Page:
My workstation came with the
abhorred beloved Windows 10, beset with ads from the Windows store, invasive data mining software (in my opinion) known as Cortana, and annoying pop-ups questioning if you REALLY want to use a browser other than Edge as the default. I have to be honest, Windows 10 seemed great when it first released, but with every update, it seemed to get more and more controlling, invasive, and resource hungry. I really don't see Windows 10 as a business/workstation OS. Even the Professional version has Windows Store Ads for Candy Crush and junk like that. When I, being a technophile, heard about Windows server 2016, I had to try it. I tested out the beta for it quite a while ago, then downloaded the technical preview when Microsoft threw that online. I have set up a couple servers on it, and have been pleasantly surprised by the lack of the annoyances like Cortana, Edge, and the Windows Store. THIS is what I wanted Windows 10 to be!
So I decided to throw it on a VM to test it out as a workstation OS. I tested it out that way for a few weeks and it seemed to run everything I wanted it to run, just fine. This is when I decided to dual boot it right along side Windows 10. I figured I could make a tutorial of this, but most people reading this site would probably already know how to do that, instead I'll just give a rundown of the free tools I used. Fist of all, we need to shrink some partitions. For this I used the free version of MiniTool Partition Wizard to get some unallocated space. You may be able to use the built in Windows Disk manager, but that can sometimes be ineffective. I then booted with the Server 2016 installer USB drive. I selected the unallocated space to install Server 2016 in and there it went. When I booted it up after the install, I assumed Windows would give me the option to boot into either Windows 10 or Server 2016, but it just went straight into Server 2016. Fixing the BCD (boot configuration data) can be a pain with bcdedit in the command line, so I use EasyBCD to fix the BCD.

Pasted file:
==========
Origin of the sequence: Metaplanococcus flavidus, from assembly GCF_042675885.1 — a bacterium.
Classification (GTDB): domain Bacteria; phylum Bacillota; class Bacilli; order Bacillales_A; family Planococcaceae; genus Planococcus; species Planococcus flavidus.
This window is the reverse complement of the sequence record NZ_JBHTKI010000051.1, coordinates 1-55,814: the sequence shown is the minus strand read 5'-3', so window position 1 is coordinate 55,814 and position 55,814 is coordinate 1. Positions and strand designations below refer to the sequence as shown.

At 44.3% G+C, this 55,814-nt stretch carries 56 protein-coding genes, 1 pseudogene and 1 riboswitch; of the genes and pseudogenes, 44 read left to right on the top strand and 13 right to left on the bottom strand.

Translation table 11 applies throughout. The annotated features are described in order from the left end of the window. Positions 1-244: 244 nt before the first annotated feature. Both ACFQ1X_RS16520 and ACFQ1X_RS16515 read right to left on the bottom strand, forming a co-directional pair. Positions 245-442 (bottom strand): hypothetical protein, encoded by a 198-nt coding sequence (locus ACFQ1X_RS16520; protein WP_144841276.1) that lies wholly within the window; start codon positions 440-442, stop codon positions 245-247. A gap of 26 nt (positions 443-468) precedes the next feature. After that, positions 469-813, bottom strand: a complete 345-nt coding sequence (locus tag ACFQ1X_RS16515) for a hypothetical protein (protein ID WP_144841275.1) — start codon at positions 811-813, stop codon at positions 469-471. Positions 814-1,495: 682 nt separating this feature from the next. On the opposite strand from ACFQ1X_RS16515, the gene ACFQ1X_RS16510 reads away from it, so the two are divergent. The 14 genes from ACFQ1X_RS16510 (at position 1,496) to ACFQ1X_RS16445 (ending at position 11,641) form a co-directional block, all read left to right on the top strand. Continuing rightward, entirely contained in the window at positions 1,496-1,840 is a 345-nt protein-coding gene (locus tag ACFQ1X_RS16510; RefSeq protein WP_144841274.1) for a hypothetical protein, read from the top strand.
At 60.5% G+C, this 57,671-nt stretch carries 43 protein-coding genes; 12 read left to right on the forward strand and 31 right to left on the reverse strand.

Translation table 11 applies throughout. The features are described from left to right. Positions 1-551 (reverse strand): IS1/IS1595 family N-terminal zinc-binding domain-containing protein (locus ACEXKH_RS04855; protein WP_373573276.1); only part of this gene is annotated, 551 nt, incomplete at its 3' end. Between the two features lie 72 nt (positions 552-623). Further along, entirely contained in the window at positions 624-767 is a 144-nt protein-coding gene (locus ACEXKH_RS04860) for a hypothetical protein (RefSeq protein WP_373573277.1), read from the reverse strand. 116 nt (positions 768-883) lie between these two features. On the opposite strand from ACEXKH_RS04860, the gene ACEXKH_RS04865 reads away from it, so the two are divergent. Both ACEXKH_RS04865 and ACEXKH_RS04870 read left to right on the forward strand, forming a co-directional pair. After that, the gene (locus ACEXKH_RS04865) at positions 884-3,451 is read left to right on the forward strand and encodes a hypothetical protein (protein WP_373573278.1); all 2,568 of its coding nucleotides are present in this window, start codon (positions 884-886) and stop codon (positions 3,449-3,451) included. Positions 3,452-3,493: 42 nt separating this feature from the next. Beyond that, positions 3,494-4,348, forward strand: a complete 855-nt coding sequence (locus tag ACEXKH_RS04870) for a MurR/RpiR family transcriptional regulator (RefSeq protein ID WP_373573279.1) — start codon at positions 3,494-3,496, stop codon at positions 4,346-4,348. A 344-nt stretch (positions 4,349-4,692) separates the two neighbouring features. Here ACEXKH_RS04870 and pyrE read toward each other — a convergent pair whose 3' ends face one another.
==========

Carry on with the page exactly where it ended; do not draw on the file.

There are a few things right off the bat you'll want to enable if you do this. And starting with the easiest is the audio. It's pretty simple, just set the Windows Audio service in services.msc to automatic startup and hit the start button. Next you might think of the WiFi. By default, if you have a WLAN NIC in the PC, the driver won't even install correctly. First there is a feature that you need to enable by going into the Server Manager > Add Roles and Features > hit Next until you get to Features and scroll all the way to the bottom of the list where it says Wireless LAN Service. Check the box next to that and hit install. After that, check to make sure the WLAN AutoConfig service is started. You might need to restart to pull up the menu to see wireless networks around. If you like the Windows Photo Viewer, reference the brief tutorial to enable this here.
After using Windows Server 2016 as a workstation OS for a couple weeks, I have to say, I am very satisfied. It seems way more responsive than Windows 10, and has fewer annoying notifications. I've even tried to run Steam on it to see if Counter Strike: Global Offensive will run, and it does! One thing to mention about that, is that on my setup, I am running an Intel GPU. I am curious to know if Nvidia GeForce Drivers will run on Server 2016. I will be testing this out on my main rig in the next couple weeks, so soon I should have an answer to that. Check back in a week or so for more updates to this article! And please write me in the comments below!